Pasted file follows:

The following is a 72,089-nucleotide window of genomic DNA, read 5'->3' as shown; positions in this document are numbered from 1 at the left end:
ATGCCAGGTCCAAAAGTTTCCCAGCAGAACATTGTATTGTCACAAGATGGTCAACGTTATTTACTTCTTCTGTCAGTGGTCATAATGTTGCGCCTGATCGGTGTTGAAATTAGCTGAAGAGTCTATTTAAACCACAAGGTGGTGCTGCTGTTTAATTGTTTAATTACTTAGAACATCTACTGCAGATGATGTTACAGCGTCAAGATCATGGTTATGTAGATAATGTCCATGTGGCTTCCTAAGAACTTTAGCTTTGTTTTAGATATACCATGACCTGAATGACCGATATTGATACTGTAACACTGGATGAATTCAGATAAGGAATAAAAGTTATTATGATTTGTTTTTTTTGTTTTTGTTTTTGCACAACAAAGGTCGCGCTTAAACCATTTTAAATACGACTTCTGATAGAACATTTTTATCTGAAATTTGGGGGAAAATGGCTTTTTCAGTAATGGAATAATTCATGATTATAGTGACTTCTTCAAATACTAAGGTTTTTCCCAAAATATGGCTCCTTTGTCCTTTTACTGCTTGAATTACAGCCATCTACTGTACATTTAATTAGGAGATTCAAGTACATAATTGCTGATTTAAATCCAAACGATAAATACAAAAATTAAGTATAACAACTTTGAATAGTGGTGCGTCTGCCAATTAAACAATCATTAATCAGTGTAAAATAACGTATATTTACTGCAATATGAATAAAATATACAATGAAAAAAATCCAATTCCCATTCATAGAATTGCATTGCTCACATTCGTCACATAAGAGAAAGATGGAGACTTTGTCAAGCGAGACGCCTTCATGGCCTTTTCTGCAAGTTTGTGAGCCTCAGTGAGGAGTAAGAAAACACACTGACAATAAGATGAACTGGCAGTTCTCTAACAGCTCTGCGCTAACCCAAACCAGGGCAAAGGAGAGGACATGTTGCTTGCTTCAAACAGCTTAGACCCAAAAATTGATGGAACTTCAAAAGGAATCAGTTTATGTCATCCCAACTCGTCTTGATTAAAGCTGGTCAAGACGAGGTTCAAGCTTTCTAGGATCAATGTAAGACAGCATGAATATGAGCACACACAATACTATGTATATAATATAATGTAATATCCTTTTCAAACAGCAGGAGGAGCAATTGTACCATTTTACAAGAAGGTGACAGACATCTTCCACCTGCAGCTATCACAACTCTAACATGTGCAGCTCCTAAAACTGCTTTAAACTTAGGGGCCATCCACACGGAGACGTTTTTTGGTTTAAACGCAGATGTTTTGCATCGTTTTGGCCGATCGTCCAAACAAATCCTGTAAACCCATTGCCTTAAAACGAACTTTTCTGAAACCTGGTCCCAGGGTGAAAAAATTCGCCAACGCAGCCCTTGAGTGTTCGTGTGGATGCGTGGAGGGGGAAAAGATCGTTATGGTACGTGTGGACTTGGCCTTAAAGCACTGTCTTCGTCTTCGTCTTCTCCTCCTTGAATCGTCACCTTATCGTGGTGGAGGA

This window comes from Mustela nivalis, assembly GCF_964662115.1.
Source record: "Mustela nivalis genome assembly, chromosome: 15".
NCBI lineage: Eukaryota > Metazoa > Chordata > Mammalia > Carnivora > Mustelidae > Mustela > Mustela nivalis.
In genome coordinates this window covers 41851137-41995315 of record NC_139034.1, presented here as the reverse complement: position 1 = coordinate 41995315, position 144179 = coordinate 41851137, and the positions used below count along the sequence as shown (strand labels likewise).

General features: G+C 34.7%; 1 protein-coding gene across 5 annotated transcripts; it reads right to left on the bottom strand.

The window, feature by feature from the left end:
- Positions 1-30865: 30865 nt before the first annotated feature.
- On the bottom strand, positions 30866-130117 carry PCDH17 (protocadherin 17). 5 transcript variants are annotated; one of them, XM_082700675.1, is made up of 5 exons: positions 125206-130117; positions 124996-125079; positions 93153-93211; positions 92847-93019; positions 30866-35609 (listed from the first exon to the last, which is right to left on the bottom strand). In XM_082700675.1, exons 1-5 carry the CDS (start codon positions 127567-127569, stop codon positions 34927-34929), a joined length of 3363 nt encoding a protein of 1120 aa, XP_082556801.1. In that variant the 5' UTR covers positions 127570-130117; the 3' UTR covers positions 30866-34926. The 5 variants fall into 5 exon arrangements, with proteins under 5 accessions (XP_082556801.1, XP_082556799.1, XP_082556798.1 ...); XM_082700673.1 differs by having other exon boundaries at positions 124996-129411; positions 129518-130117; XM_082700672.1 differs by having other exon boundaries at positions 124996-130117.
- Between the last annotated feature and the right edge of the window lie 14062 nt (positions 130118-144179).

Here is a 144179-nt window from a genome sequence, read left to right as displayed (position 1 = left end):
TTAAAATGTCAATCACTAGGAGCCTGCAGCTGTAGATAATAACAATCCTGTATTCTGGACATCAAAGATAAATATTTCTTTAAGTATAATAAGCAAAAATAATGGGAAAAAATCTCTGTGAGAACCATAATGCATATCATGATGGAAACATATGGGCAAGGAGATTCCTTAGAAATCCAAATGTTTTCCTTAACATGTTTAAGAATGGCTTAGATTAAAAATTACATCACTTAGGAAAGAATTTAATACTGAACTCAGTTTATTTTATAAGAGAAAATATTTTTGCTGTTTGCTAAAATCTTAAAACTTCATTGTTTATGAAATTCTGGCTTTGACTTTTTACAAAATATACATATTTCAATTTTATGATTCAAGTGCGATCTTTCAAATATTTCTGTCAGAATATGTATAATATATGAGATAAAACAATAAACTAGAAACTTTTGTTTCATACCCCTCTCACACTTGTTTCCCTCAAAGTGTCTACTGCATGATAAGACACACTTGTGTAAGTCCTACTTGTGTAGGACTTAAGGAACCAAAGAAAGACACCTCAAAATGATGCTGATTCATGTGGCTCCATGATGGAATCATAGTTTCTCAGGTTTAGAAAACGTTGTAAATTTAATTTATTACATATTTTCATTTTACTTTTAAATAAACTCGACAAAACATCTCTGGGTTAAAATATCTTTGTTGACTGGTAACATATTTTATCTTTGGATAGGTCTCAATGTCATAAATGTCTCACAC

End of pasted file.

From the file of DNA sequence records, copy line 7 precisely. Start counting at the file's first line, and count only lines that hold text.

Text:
General features: G+C 34.7%; 1 protein-coding gene across 5 annotated transcripts; it reads right to left on the bottom strand.